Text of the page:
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Old 10-16-2006, 08:54 AM
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Default RE: Hunting Ethics and Good Manners

I hate when other people just come right in where your setup and think they own the place. I have been hunting the same piece of land (public) for 12yrs and every year I usually have 1 or 2 people come right in and walk past me to hunt. I stand up and say where the hell are you going....the usually say someting like " just taking a stroll.....looks likea good spot" I then respond (usually pissed by now) It is a nice spot and as you can see it is taken so get strolling somewhere else and I don't want to see you here again.
Most times it gets the person gone..sometimes it takes a bit more convincing but they leave.
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Old 10-16-2006, 09:46 AM
  #7  
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Default RE: Hunting Ethics and Good Manners

I am one of the land owners and every year it gets harder and harder to keep the nut cases off. I have it posted now never had to do that before but I have to now. They cut my fences and even gut my trees down for fire wood I had one guy cut down a tree that had a posted sign on it now that take balls. I hate to say it but I have even run them off at gun point. After talking to the cops they told me to carry a camera and take a pic of themand there cars to prove they were on the land. The courts would do the rest and it did work last year 2 hunters got 15 day and $2500.00 fine for trespassing. I bet they won't be back this year and if they are I will do it again.
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Old 10-16-2006, 01:40 PM
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Default RE: Hunting Ethics and Good Manners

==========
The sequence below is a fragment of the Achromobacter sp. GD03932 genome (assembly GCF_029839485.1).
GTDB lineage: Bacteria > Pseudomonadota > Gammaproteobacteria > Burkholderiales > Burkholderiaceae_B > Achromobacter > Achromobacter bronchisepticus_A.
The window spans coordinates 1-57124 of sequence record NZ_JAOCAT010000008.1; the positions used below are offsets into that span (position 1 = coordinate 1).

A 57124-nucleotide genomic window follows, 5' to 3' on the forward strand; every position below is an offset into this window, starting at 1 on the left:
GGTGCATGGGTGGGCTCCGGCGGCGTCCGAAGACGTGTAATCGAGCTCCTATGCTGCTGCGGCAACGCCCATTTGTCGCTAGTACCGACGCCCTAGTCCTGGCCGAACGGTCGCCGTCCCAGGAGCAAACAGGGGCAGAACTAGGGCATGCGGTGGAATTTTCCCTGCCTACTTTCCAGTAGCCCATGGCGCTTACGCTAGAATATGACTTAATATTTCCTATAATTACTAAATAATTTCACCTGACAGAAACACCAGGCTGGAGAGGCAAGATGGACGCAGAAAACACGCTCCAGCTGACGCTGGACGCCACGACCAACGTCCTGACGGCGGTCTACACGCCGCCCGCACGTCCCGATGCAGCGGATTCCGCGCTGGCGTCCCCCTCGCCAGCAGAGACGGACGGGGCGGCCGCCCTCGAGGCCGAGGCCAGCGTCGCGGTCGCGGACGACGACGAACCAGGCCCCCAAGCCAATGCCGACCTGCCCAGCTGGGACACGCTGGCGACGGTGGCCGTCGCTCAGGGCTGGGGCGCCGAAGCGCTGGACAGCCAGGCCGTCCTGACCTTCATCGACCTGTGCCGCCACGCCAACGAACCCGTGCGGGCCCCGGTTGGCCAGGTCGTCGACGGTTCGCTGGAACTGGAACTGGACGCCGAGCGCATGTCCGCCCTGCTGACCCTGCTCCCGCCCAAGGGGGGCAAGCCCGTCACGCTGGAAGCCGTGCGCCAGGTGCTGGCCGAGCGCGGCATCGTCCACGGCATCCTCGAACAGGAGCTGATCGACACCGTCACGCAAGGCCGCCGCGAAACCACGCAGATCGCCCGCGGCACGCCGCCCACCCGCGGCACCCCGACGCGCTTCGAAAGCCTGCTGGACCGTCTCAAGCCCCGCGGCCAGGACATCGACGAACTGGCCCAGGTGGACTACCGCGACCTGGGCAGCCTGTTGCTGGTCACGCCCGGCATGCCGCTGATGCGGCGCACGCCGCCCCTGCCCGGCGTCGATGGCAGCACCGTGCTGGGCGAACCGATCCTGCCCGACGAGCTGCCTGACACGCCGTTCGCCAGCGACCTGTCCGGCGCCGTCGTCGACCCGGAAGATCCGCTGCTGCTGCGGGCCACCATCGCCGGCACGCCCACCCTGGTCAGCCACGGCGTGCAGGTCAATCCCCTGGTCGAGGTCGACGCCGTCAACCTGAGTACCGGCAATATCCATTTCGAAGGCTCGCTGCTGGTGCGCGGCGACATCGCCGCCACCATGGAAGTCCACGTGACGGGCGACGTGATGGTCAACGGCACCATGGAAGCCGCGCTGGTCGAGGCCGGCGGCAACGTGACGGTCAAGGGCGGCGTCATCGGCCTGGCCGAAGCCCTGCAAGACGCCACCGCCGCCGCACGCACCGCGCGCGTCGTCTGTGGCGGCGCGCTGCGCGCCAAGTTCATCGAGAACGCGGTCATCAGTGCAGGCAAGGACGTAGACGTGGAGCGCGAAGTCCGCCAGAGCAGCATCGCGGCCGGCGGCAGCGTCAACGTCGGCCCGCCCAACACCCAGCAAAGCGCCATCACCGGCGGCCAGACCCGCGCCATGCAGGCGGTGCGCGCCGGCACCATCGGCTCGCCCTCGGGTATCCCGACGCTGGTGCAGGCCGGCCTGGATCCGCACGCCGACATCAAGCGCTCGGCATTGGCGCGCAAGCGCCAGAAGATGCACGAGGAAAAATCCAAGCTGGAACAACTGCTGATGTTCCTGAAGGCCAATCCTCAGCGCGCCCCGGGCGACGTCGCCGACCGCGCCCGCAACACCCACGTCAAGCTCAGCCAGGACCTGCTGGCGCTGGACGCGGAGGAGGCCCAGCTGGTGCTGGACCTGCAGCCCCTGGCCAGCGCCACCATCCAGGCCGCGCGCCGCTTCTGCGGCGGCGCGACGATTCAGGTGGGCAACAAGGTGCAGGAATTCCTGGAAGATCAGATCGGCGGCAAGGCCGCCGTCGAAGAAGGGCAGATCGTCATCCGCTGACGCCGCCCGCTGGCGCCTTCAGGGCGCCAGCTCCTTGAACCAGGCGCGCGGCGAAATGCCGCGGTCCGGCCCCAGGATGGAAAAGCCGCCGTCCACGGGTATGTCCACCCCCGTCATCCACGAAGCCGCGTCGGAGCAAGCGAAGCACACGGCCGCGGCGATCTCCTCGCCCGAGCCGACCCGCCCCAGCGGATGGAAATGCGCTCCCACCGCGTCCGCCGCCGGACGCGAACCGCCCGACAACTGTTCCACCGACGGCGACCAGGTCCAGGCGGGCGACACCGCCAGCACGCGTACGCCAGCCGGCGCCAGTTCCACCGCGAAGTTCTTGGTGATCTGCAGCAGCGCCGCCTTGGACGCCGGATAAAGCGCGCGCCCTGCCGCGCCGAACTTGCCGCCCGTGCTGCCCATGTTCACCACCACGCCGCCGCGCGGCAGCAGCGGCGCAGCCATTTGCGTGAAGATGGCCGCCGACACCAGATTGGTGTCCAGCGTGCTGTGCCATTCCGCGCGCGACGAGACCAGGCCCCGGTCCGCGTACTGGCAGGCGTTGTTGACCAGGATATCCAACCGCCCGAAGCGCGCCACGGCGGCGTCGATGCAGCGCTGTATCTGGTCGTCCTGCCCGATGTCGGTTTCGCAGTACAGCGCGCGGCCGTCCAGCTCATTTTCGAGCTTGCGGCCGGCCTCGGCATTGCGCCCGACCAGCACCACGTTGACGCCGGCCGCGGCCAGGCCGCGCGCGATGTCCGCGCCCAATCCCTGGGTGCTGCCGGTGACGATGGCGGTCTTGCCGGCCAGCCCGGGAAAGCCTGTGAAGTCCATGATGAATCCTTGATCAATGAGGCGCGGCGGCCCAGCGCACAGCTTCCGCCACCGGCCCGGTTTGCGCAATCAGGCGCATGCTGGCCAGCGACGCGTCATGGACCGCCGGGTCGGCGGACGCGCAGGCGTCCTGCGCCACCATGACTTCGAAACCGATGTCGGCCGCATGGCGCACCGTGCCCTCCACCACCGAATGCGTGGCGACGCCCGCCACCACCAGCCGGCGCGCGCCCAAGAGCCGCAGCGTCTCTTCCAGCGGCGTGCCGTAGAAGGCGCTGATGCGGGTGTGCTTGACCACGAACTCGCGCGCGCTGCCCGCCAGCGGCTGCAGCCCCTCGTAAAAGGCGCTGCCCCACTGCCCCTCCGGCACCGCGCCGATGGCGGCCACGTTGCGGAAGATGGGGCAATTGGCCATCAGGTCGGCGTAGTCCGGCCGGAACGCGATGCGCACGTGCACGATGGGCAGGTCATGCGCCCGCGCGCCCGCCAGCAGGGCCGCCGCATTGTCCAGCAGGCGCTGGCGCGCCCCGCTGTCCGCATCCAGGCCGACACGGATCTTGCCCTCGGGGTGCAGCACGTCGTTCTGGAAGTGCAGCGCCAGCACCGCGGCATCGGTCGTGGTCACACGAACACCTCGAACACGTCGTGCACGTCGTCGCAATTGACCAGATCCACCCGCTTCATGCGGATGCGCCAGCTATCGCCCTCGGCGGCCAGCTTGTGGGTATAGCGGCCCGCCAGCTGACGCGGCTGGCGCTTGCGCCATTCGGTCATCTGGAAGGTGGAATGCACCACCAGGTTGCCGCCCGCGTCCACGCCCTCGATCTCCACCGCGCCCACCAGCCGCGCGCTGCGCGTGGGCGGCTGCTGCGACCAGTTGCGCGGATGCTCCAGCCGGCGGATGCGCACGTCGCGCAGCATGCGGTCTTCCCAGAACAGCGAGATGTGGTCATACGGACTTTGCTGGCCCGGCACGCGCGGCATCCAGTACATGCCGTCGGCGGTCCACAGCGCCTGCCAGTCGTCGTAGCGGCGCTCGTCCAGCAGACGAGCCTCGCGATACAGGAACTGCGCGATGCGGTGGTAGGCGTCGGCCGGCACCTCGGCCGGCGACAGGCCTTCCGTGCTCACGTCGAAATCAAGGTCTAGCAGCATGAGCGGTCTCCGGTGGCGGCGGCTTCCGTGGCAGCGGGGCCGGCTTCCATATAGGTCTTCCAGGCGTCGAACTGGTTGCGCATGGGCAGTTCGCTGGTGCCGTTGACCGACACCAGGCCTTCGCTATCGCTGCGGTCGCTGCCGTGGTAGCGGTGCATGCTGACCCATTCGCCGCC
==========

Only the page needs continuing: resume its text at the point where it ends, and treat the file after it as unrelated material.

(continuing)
I fully agree with your frustration JJ and I too wonder about how many younger hunters are not being taught how to take treat people's property with respect. I also worry about taking my daughter out with me due to the lack of consideration from others.

Last year I had my worst experience in the 19 years I've hunted. I was in my spot at 5:30am (about and hour before sunrise) to make sure I gave it time to let everything settle down after walking in. I then had 2 adults and 4 kids come walking up the exact path I walked in. I gave them a couple of blinks on the flashlight to let them know I was there and repositioned my blind to the opposite way they were headed. Needless to say I was pretty upset to see one of these adults sit a child by himself a mere 30 yards from me and then take off out of sight. I talked with the kid after 2 hrs of listening to him cough and move around only to find out he was 11 years old. What is this kid learning by himself at that age and how many people are in danger? What happened to the days when you spotted someone hunting, gave a friendly wave and head the other way?

Sorry for the rant here but this topic just rekindled a bad experience.


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Old 10-16-2006, 02:56 PM
  #9  
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Default RE: Hunting Ethics and Good Manners

I think most of us have some sort of experience like this. With hunting land or rights becoming more difficult to come by it will probably get worse before it gets better. We are lucky because we have private property to hunt on and the land owner tellsus to run any one else off thats on the land. Folks just don't have respect for otherslike they used to. It's a shame.
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Old 10-16-2006, 03:16 PM
  #10  
Nontypical Buck
 
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Default RE: Hunting Ethics and Good Manners

coming from CA and only hunting public land with more deer hunters then most all other states i can really relate your frustration because i go through it every year.....just two weekends ago my father and i were heading back from hunting an evening spot with still about 30 minutes of light left to hunt were we had parked our vehicle ... (open land with buck brush) and this guy with a quad goes terring up the hill honking his horn and yelling very loud for no apparent reason...did it for about 10 minutes until i had enough and started up the hill with my vehicle towards his location and then he left.....this is something my family and i get every year....although this year the biggest scare has been the number of pot farms found where i hunt...very spooky, when you are hunting downa 4x4 road 10 miles from the nearest highway and you see a brand new2006 Toyota FJ4 coming rolling down the hill and parks right next to you...